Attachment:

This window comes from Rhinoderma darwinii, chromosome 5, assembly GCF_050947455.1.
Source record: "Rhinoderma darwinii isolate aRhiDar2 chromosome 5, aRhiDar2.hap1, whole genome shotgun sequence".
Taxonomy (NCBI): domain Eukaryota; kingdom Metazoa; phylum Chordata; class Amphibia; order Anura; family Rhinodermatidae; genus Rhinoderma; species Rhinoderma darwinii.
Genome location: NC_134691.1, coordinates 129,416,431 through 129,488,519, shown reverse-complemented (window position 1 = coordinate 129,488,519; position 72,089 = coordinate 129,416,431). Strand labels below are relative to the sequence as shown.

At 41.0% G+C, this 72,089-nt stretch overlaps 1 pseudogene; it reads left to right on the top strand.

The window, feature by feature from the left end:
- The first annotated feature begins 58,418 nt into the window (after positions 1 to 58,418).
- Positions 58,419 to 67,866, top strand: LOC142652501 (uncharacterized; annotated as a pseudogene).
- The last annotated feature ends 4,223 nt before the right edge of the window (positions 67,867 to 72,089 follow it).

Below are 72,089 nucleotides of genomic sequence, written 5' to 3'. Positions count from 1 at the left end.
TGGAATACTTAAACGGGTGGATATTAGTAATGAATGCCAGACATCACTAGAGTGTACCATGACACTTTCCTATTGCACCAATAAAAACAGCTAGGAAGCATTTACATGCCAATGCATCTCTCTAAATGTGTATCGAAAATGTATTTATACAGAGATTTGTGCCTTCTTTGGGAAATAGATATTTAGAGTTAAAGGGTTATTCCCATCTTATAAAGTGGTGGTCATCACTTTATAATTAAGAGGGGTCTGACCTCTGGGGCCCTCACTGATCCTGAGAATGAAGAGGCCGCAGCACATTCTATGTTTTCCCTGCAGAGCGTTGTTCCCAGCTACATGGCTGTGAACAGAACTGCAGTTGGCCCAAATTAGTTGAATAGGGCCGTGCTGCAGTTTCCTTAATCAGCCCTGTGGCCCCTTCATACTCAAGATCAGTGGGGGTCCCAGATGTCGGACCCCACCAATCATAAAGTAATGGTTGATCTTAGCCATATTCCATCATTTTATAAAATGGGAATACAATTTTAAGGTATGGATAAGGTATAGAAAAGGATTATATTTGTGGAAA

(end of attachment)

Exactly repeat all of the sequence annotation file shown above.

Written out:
This window comes from Rhinoderma darwinii, chromosome 5, assembly GCF_050947455.1.
Source record: "Rhinoderma darwinii isolate aRhiDar2 chromosome 5, aRhiDar2.hap1, whole genome shotgun sequence".
Taxonomy (NCBI): domain Eukaryota; kingdom Metazoa; phylum Chordata; class Amphibia; order Anura; family Rhinodermatidae; genus Rhinoderma; species Rhinoderma darwinii.
Genome location: NC_134691.1, coordinates 129,416,431 through 129,488,519, shown reverse-complemented (window position 1 = coordinate 129,488,519; position 72,089 = coordinate 129,416,431). Strand labels below are relative to the sequence as shown.

At 41.0% G+C, this 72,089-nt stretch overlaps 1 pseudogene; it reads left to right on the top strand.

The window, feature by feature from the left end:
- The first annotated feature begins 58,418 nt into the window (after positions 1 to 58,418).
- Positions 58,419 to 67,866, top strand: LOC142652501 (uncharacterized; annotated as a pseudogene).
- The last annotated feature ends 4,223 nt before the right edge of the window (positions 67,867 to 72,089 follow it).

Below are 72,089 nucleotides of genomic sequence, written 5' to 3'. Positions count from 1 at the left end.
TGGAATACTTAAACGGGTGGATATTAGTAATGAATGCCAGACATCACTAGAGTGTACCATGACACTTTCCTATTGCACCAATAAAAACAGCTAGGAAGCATTTACATGCCAATGCATCTCTCTAAATGTGTATCGAAAATGTATTTATACAGAGATTTGTGCCTTCTTTGGGAAATAGATATTTAGAGTTAAAGGGTTATTCCCATCTTATAAAGTGGTGGTCATCACTTTATAATTAAGAGGGGTCTGACCTCTGGGGCCCTCACTGATCCTGAGAATGAAGAGGCCGCAGCACATTCTATGTTTTCCCTGCAGAGCGTTGTTCCCAGCTACATGGCTGTGAACAGAACTGCAGTTGGCCCAAATTAGTTGAATAGGGCCGTGCTGCAGTTTCCTTAATCAGCCCTGTGGCCCCTTCATACTCAAGATCAGTGGGGGTCCCAGATGTCGGACCCCACCAATCATAAAGTAATGGTTGATCTTAGCCATATTCCATCATTTTATAAAATGGGAATACAATTTTAAGGTATGGATAAGGTATAGAAAAGGATTATATTTGTGGAAA